FODMAPs are foods that are high in fibres that are highly fermentable by the gut bacteria.

Even though these are all generally considered healthy foods, they can aggravate digestive symptoms. By reducing the amount of fermentation taking place in the gut, symptoms may be better managed while the underlying issue is addressed. [Source: PubMed]

The low FODMAP diet was created by Monash University and is in 3 phases.

Phase 1 of the Low FODMAP diet – The Elimination Phase

During this phase, all FODMAPs are removed.

This limits high FODMAP foods such as:

  • Vegetables – garlic, onion, leek, cabbage, asparagus
  • Fruits – apples, pears, peaches, blackberries
  • Grains – wheat and rye
  • Dairy – high lactose dairy products such as milk and soft cheeses

This can often help to reduce symptoms quickly and to allow phase 2 to be more effective.

This diet is often recommended for 2-6 weeks. If no improvement in bloating is noticed within this time, this may not be an appropriate approach to manage this digestive symptom and other options can be considered. [Source: PubMed]

Phase 2 of the Low FODMAP diet – The Reintroduction Phase

If symptoms have improved during phase 1, foods can be gradually reintroduced. It is often unlikely that all high FODMAP foods are problematic and a mistake that is often made is staying on phase 1 for too long. Ensuring the diet is diverse as possible helps can make life easier and more enjoyable.

If specific foods are an issue during the reintroduction phase and lead to digestive symptoms such as bloating these can continue to be avoided. However, this doesn’t mean this food has to be avoided forever.

Phase 3 of the Low FODMAP diet – Personalisation

The third phase of the Low FODMAP diet for bloating involved focusing on continuing to avoid the noted trigger foods.

Ongoing reactions to food may indicate that there is an imbalance in the gut. If this can be addressed and supported in the correct way the aim is to have the diet as varied and unrestricted as possible. There are several ways to support the balance of the digestive symptoms of bloating and IBS. [Source: PubMed]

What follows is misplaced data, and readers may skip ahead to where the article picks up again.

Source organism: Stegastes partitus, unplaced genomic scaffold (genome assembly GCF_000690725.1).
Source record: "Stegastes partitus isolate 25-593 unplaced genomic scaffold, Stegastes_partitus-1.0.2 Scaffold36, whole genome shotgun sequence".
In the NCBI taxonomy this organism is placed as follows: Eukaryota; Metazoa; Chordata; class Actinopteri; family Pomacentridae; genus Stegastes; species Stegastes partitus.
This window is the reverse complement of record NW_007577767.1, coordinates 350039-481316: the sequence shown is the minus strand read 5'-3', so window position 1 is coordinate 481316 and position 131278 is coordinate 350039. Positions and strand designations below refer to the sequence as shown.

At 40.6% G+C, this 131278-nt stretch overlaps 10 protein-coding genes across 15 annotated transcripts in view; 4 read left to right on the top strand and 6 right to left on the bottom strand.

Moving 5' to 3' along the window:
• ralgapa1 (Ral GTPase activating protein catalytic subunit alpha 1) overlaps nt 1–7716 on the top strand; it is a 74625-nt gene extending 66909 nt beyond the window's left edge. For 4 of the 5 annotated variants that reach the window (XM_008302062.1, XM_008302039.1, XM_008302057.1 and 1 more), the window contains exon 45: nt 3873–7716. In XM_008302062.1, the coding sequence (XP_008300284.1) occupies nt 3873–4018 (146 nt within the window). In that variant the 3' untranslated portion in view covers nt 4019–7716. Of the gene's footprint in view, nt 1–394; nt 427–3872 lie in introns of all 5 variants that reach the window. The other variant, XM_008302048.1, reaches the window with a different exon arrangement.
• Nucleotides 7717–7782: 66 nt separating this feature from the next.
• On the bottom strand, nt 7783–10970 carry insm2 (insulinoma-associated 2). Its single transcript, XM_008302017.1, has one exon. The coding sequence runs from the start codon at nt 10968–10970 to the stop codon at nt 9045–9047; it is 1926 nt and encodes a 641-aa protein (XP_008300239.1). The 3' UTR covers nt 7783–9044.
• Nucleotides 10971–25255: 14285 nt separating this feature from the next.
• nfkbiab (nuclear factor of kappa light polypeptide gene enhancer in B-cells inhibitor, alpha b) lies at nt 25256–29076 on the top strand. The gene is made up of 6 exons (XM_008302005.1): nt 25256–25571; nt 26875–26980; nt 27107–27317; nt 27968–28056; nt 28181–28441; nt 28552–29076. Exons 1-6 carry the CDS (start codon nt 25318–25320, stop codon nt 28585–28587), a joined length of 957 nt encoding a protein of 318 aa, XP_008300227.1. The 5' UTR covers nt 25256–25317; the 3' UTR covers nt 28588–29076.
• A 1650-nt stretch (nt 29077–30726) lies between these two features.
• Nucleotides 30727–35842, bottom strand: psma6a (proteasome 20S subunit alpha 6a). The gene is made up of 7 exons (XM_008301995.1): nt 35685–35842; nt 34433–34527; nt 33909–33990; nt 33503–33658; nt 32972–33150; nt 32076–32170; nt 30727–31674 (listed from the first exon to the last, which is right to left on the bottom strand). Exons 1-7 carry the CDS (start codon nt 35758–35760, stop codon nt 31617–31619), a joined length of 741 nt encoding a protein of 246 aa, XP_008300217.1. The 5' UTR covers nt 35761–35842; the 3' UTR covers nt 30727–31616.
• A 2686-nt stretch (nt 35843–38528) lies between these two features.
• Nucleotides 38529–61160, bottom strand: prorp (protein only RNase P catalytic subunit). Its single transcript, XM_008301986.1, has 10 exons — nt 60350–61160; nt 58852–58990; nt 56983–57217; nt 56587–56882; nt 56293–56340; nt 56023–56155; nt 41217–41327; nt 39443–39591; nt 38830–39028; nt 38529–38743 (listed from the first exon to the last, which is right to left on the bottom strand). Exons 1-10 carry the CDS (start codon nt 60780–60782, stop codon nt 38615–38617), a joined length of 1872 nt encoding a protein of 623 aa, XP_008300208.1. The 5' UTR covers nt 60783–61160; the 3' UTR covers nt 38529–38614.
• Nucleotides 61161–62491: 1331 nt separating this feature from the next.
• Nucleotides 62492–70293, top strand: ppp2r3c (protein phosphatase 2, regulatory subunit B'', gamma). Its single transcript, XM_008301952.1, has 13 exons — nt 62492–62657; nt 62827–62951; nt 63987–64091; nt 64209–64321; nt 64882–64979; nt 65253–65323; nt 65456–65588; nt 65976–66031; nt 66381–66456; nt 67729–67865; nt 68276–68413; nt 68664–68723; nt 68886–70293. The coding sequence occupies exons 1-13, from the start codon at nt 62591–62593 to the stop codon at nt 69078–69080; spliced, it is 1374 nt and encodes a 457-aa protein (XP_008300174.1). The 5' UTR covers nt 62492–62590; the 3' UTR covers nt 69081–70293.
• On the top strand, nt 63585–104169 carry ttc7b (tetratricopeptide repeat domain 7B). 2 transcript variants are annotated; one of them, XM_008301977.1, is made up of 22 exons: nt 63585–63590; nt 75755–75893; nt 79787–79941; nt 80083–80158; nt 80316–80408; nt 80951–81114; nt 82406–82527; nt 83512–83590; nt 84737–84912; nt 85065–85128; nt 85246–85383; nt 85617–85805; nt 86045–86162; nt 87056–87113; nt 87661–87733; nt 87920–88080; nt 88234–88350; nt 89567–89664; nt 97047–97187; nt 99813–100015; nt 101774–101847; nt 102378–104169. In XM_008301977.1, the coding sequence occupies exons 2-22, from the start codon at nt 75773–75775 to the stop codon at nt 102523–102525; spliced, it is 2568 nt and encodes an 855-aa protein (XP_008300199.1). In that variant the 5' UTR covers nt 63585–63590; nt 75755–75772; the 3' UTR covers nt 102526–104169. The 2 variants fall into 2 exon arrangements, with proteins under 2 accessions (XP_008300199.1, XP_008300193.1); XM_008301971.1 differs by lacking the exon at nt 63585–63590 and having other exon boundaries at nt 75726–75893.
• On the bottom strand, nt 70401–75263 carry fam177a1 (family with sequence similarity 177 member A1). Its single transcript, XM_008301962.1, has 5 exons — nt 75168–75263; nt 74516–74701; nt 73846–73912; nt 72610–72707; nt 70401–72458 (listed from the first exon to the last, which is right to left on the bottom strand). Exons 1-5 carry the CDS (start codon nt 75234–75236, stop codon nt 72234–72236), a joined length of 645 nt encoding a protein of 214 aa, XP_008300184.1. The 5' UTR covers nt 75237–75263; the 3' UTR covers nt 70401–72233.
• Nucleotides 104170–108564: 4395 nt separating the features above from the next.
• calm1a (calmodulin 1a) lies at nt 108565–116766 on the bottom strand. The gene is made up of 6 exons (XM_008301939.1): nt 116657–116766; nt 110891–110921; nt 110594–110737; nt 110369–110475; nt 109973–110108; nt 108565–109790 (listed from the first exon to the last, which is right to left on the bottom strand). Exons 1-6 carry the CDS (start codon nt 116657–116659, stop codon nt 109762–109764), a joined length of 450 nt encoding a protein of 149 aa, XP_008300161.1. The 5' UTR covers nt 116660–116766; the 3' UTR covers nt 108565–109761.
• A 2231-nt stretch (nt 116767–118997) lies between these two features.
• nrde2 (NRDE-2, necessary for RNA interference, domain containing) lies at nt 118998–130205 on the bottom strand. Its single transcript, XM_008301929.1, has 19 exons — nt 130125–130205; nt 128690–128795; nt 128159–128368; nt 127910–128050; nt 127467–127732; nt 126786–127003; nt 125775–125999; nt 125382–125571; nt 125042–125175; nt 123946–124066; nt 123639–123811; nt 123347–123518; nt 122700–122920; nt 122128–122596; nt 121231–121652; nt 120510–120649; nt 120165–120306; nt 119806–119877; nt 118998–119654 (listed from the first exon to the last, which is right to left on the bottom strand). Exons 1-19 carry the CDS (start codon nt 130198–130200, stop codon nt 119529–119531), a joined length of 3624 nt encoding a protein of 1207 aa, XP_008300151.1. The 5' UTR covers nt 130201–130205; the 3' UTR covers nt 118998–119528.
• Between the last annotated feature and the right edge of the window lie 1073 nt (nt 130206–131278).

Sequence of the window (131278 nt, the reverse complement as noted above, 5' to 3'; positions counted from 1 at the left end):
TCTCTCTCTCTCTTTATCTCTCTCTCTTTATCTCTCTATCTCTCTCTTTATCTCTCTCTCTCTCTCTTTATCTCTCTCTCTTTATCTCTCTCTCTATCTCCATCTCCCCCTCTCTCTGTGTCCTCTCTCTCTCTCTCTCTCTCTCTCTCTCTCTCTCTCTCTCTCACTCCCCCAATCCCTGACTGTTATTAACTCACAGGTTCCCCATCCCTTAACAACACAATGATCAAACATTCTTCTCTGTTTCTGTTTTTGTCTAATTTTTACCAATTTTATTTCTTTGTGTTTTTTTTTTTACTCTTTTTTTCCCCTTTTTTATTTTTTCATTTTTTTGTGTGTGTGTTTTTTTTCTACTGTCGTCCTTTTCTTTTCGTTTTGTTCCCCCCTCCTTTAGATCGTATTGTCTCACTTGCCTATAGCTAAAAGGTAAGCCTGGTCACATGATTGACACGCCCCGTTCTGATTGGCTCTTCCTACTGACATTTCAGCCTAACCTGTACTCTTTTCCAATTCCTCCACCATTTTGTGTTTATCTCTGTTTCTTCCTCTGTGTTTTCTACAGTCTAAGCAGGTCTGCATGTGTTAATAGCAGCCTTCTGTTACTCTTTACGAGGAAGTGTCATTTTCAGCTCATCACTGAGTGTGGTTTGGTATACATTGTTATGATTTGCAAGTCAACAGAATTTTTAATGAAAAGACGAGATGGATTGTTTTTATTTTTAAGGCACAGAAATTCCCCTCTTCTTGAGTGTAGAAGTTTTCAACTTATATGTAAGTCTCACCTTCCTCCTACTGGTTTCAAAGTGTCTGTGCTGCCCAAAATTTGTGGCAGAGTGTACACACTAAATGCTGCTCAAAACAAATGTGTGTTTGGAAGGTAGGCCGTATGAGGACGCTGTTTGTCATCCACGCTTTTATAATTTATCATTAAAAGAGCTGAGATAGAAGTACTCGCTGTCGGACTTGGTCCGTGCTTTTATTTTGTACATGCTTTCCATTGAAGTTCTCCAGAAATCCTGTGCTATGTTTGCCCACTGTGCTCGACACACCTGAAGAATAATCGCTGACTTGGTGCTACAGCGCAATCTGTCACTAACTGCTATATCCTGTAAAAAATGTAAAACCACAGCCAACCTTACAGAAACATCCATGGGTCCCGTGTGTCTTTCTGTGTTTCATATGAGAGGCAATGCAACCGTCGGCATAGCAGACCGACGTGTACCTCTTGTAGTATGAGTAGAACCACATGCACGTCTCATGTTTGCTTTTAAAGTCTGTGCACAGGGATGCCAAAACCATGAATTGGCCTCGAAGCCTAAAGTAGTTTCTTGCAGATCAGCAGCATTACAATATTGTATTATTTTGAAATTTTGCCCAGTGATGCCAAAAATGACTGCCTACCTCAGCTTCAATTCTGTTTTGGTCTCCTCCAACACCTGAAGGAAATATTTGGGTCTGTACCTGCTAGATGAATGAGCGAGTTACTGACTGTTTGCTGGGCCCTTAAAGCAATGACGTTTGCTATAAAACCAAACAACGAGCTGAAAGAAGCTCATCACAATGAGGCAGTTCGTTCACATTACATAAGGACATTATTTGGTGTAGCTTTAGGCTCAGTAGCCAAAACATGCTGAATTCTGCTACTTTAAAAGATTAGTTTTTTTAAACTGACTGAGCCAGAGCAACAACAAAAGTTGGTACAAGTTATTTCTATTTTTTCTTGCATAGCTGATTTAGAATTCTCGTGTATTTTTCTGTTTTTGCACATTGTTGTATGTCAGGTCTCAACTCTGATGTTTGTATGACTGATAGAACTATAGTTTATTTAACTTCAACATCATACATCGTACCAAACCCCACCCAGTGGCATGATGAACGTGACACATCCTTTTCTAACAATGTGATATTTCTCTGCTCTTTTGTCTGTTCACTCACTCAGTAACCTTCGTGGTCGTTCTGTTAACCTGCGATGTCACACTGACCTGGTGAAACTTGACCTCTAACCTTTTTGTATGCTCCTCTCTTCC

Resistant Starches and Bloating

Certain carbohydrates may also lead to symptoms of IBS and bloating. These are commonly called resistant starches.

These are found in foods such as:

  • White potatoes
  • White rice
  • Beans and legumes

Although the name is different to fibre, the process is the same with alterations in the absorption of fermentation of these carbohydrates triggering IBS symptoms such as bloating. 

They act as a fuel source for beneficial bacteria, which when the gut is out of balance can then lead to excess gas production and symptoms such as bloating. [Source: PubMed]

Also Read: Addressing The Root cause of Bloating

Best over-the-counter gas and bloating medicine

There are several options to help manage the symptoms of bloating. While there may not be an actual treatment, meaning they may not address the underlying issues, they can help improve symptoms of bloating and improve quality of life.

Digestive Enzymes for Bloating

Depending on specific food triggers, various digestive enzymes may be beneficial. Lactase supplements help you digest the sugar lactose in dairy products.

A broad-spectrum digestive enzyme can be helpful if someone is unsure of a particular food trigger. Alpha-galactosidase is a single digestive enzyme to help break down the carbohydrates in vegetables and beans. [Source: PubMed]

Activated Charcoal for Bloating

Charcoal is a highly absorbent mineral which may act as a sponge and help to reduce the level of gas in the digestive system by absorbing the gas. [Source: PubMed]

Simethicone for Bloating

Simethicone is the active ingredient in products such as Wind-eze or WindSetlers. This can reduce symptoms of bloating.

To reduce the bloat, simethicone works by bringing smaller bubbles of gas together in the gut to form larger bubbles which can pass more easily through the gut and therefore reduce bloating. [Source: NHS]

Probiotics for Bloating

Specific probiotic bacteria have been shown to help with symptoms of bloating. Rather than adding more bacteria to the gut, probiotic supplements support the gut in other ways.

They can help to support the gut immune system, reduce the sensitivity of the gut lining and help the body to produce compounds that have a natural antimicrobial effect to balance the bacteria. [Source: PubMed]

The use of probiotics can be seen as a form of treatment with specific strains of probiotic bacteria being more beneficial to bloating. 

Specific strains of probiotics that have been shown to improve bloating symptoms include:

  • Lactobacillus plantarum 299v [Source: PubMed]
  • Lactobacillus rhamnosus GG [Source: PubMed]
  • Bifidobacterium breve BR03 [Source: PubMed]

Herbal Antibiotics for Bloating

A key indicator of a bacteria imbalance in the gut microbiome is the symptom of bloating. This is often due to the presence of an alteration in the process of fermentation.

Fermentation is considered a beneficial process when the bacteria are in a balanced state, however, if the ratio of levels of these bacteria is disturbed there can be an imbalance in the fermentation process and symptoms such as bloating can follow.